My previous experience with agile books was not so good. For one thing, they’re overfilled with advices and strategies, often without context. Put differently, it always required some additional effort, to imagine newly discovered strategies in my past experience. As a consequence, it may not be properly understand and implemented by my.
Main character of this book is a agile coach. He is hired by a company to help with underperforming team - the Dream Team. The book is sliced into about 250 chapters. In addition, every chapter is a new chance to learn something new. I’ve marked 26 notes, related to:
- decision making
- dealing with situations under pressure
- meeting techniques (e.g. retrospectives)
- asking correct questions
- effective communication
- good practices (or habits)
- metering possibilities
- preserving an argument
Most significantly, you can clearly see all these techniques in the same order as in Spock testing framework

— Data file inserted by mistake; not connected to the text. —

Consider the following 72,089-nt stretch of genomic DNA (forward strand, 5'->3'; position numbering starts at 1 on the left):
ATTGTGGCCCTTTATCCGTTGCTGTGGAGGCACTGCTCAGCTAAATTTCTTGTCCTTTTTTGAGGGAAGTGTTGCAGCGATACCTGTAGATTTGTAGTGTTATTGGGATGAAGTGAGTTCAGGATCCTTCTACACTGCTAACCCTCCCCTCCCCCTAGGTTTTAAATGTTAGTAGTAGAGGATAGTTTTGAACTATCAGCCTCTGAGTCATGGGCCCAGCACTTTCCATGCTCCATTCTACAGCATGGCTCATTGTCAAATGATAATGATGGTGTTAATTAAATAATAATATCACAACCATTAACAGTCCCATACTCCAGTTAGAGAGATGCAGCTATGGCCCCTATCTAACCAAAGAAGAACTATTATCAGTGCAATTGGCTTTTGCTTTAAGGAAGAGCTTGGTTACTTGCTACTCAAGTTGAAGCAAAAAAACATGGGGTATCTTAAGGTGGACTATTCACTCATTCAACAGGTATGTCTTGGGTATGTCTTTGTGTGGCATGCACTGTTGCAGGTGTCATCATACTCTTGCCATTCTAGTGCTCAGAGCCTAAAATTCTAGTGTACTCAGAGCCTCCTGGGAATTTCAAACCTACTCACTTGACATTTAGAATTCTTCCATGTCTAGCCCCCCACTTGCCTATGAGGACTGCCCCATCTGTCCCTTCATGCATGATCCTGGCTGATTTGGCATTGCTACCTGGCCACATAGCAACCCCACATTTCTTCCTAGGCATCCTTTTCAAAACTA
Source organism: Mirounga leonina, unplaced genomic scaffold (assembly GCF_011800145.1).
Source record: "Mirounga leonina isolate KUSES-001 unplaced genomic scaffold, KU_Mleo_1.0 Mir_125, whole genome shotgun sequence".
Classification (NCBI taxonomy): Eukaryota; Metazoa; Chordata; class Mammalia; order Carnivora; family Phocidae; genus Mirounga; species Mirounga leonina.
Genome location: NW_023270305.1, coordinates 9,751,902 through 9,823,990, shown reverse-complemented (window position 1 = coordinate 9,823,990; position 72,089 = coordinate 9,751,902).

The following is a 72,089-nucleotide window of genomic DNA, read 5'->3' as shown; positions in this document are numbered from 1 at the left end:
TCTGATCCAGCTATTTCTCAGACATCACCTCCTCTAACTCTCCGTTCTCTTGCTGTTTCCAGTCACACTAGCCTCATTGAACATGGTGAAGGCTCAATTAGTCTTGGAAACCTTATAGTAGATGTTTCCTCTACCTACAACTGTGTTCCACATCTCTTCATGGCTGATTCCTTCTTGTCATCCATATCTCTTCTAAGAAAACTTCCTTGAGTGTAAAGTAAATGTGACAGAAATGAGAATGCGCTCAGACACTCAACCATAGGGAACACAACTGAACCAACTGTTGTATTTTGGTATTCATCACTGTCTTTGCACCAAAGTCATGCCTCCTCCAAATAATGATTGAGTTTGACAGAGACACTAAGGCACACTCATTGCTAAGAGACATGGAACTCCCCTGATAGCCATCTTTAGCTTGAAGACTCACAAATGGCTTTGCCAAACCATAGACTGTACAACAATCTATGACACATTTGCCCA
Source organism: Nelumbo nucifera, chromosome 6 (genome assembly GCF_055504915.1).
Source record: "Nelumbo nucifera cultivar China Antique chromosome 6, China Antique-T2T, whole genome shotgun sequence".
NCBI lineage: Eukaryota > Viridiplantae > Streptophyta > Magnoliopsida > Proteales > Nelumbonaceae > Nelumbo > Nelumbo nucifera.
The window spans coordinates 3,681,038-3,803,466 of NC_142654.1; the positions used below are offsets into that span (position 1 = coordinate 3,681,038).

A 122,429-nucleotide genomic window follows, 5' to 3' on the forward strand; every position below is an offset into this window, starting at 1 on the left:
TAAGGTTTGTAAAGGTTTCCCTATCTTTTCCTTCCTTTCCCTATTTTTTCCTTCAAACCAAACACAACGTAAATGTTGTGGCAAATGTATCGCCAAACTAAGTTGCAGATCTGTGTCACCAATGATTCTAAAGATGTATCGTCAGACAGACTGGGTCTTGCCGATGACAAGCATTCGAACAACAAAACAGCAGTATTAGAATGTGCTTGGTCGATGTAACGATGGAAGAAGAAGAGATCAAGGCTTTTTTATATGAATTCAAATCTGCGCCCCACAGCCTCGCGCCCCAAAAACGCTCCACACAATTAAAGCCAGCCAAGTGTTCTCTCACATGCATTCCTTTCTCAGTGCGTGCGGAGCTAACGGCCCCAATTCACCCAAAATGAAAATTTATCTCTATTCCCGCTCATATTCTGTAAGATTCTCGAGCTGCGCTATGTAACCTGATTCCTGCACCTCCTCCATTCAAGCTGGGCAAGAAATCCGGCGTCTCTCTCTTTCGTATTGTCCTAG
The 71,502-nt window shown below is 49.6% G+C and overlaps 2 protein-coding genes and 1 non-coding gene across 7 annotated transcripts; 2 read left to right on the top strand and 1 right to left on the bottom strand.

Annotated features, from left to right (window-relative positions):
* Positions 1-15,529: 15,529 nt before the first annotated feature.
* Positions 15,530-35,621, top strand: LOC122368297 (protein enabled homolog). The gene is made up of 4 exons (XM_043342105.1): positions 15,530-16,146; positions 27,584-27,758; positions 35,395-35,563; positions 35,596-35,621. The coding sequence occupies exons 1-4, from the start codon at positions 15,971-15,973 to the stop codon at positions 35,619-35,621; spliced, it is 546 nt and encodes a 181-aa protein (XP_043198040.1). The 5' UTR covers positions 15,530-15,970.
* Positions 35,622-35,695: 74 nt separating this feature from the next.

- Given - full specification of the problem
- When - action taken to resolve
- Then - result of those actions
You can find it, in a book category on amazon. But it is really a book? I do not think so. It was more like game for me.
Every ~10 chapters you have to made a decision. Every decision you made may lead to fail or success of your mission. At first I was confused about this approach and I came back to previous choices and where they lead me.
After reading a about 50 pages I decided to draw a chapter graph (with decision), and come back to paths that I not chosen when I read the whole book.
As a result, I’ve managed to made only good choices and lead the team to happy ending. The graph was on five A4 pages. It looks like this:
In contrast to good choices, failure paths showed me where the team my end. Learning from someone else mistakes is most important lesson for me.
I would like to thank Wojtek Erbetowski for recommending me this book.
Photo credit: Nightmare